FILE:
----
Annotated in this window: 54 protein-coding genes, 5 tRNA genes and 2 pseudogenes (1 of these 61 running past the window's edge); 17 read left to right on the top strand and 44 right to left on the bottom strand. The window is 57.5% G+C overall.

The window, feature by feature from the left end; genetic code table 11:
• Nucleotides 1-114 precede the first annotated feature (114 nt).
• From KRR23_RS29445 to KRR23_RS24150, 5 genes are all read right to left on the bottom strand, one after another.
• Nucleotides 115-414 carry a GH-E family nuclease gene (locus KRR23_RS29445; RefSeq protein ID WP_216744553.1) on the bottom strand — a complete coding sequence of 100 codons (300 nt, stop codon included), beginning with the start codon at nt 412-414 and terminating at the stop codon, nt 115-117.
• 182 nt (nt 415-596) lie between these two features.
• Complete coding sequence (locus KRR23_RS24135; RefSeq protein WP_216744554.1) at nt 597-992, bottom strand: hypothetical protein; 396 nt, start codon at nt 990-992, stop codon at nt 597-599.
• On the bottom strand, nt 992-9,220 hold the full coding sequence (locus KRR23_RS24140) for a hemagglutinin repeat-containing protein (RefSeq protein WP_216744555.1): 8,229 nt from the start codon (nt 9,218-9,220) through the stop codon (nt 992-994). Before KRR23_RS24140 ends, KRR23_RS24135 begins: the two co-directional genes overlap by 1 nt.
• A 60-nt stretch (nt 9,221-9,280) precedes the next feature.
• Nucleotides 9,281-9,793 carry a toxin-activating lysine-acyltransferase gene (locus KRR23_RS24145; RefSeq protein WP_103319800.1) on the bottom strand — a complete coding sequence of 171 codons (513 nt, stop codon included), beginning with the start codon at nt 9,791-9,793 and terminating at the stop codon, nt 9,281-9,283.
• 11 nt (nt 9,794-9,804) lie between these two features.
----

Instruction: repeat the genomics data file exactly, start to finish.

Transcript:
Annotated in this window: 54 protein-coding genes, 5 tRNA genes and 2 pseudogenes (1 of these 61 running past the window's edge); 17 read left to right on the top strand and 44 right to left on the bottom strand. The window is 57.5% G+C overall.

The window, feature by feature from the left end; genetic code table 11:
• Nucleotides 1-114 precede the first annotated feature (114 nt).
• From KRR23_RS29445 to KRR23_RS24150, 5 genes are all read right to left on the bottom strand, one after another.
• Nucleotides 115-414 carry a GH-E family nuclease gene (locus KRR23_RS29445; RefSeq protein ID WP_216744553.1) on the bottom strand — a complete coding sequence of 100 codons (300 nt, stop codon included), beginning with the start codon at nt 412-414 and terminating at the stop codon, nt 115-117.
• 182 nt (nt 415-596) lie between these two features.
• Complete coding sequence (locus KRR23_RS24135; RefSeq protein WP_216744554.1) at nt 597-992, bottom strand: hypothetical protein; 396 nt, start codon at nt 990-992, stop codon at nt 597-599.
• On the bottom strand, nt 992-9,220 hold the full coding sequence (locus KRR23_RS24140) for a hemagglutinin repeat-containing protein (RefSeq protein WP_216744555.1): 8,229 nt from the start codon (nt 9,218-9,220) through the stop codon (nt 992-994). Before KRR23_RS24140 ends, KRR23_RS24135 begins: the two co-directional genes overlap by 1 nt.
• A 60-nt stretch (nt 9,221-9,280) precedes the next feature.
• Nucleotides 9,281-9,793 carry a toxin-activating lysine-acyltransferase gene (locus KRR23_RS24145; RefSeq protein WP_103319800.1) on the bottom strand — a complete coding sequence of 171 codons (513 nt, stop codon included), beginning with the start codon at nt 9,791-9,793 and terminating at the stop codon, nt 9,281-9,283.
• 11 nt (nt 9,794-9,804) lie between these two features.